In an example, different profiles of the variable flex support structure 730F provide support to the striking face 718 at different deflection depths. For instance, at a first deflection depth of the striking face 718, the rear surface of the striking face 718 may contact the surface of the portions of the variable flex support structure 730F a first profile and the second profile. At a second deflection depth, however, the rear surface of the striking face 718 may only contact the portions of the variable flex support structure 730F having the first profile.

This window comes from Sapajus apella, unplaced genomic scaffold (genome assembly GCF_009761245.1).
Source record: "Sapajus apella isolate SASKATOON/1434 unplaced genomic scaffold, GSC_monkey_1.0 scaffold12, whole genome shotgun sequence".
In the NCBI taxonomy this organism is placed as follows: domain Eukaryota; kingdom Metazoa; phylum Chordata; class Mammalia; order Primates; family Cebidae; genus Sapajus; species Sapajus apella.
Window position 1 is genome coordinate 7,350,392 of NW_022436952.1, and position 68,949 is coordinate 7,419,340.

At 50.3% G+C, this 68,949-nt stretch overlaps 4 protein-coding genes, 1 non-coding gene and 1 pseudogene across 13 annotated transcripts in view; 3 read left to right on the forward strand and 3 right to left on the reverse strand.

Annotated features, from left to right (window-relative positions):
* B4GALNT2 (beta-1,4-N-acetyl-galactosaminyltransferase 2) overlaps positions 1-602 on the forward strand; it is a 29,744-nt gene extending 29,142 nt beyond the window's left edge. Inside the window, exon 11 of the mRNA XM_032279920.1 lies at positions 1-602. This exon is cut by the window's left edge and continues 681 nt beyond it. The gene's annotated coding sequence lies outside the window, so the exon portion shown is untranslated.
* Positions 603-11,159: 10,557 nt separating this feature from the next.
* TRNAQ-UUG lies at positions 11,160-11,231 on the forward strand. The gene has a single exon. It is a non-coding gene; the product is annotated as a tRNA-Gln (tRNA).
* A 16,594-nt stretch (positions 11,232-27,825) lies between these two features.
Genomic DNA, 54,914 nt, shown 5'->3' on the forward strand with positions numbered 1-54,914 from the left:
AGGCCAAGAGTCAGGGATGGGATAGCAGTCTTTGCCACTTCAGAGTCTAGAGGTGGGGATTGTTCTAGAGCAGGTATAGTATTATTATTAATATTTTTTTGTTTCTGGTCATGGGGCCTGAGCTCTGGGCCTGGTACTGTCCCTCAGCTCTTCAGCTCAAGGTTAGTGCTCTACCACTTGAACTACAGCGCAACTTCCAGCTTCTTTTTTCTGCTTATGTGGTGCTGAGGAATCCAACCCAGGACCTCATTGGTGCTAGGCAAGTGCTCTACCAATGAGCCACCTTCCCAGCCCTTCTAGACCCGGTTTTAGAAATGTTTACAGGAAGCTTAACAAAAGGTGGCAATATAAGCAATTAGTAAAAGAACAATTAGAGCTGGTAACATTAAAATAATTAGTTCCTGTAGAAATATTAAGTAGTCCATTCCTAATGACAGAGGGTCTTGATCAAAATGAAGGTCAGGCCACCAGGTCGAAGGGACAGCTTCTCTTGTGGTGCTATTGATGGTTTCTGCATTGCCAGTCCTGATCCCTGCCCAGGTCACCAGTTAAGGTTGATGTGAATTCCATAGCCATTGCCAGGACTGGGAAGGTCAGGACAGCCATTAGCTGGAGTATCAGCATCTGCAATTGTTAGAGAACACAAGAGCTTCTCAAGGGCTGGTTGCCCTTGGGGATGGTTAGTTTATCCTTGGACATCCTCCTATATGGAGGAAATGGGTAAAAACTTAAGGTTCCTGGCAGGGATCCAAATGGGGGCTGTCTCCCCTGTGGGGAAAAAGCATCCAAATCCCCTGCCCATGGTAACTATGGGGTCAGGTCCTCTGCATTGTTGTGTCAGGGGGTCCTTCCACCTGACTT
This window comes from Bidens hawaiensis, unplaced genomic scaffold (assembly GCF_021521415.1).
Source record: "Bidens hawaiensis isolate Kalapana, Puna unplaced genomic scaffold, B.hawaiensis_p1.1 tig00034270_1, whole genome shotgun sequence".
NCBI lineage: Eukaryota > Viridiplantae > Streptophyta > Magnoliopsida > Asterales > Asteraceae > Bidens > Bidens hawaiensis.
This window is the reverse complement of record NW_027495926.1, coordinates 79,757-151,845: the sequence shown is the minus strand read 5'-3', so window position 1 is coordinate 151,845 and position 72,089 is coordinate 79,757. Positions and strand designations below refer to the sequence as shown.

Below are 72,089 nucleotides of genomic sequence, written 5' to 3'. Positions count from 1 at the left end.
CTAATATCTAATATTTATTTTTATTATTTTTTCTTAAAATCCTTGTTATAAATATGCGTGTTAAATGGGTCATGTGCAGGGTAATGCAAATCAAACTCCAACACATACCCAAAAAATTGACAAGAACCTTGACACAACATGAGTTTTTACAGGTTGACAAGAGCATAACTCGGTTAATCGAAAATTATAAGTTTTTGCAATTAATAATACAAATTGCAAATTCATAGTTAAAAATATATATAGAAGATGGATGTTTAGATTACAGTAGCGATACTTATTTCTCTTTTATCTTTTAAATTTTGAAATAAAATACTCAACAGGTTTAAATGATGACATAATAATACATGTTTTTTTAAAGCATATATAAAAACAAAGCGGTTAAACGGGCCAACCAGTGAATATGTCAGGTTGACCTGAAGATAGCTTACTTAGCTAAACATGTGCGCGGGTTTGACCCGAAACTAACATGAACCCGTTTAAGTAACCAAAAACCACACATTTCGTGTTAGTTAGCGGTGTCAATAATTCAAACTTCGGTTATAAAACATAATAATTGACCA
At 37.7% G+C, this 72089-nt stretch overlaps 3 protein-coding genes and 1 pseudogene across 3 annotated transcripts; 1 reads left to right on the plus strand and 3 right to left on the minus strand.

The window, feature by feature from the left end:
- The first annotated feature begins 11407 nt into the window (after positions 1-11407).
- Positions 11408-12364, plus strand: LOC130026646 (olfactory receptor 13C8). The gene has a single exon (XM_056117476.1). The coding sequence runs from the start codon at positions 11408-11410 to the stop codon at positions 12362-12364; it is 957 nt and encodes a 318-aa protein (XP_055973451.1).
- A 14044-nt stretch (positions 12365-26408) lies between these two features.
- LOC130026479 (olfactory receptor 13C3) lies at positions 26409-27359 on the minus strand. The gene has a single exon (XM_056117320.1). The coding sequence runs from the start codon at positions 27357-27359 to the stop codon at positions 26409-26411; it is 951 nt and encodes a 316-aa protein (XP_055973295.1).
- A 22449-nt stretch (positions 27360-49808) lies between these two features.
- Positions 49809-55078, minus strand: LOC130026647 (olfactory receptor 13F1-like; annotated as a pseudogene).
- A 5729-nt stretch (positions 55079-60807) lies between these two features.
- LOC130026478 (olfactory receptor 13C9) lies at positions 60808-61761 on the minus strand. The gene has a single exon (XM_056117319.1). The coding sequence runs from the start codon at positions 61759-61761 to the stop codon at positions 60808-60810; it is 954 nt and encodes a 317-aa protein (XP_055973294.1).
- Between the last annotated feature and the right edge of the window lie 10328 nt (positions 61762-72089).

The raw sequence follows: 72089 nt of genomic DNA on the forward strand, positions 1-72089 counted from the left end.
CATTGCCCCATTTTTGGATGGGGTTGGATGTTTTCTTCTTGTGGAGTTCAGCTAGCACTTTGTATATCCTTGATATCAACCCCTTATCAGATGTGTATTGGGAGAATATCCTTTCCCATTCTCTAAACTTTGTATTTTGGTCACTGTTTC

Other configurations are also contemplated. For example, the flex support structure 730H near the center of the club face may have the greatest height compared to the other flex support structures 730G, 730I. In such an example, the center of the striking face 718 has a limited deflection range due to the flex support structure 730H. By limiting the deflection range of the center of the striking face 718, the launch velocity of a golf ball from the center of the striking face 718 is reduced. The shorter flex support structures 730G, 730I towards the toe portion 708 and the heel portion 710 allow for further deflection of the striking face 718, thus contributing to a higher launch velocity. With such a configuration, more even launch velocities across the striking face 718 may achieved, similar to the inclusion of the rib 102 discussed above. The height and rate of curvature of the flex support structure 730F may also be altered or varied along the toe portion 708, the topline 706, and the face edge 714 of the heel to further alter the deflection characteristics of the striking face 718.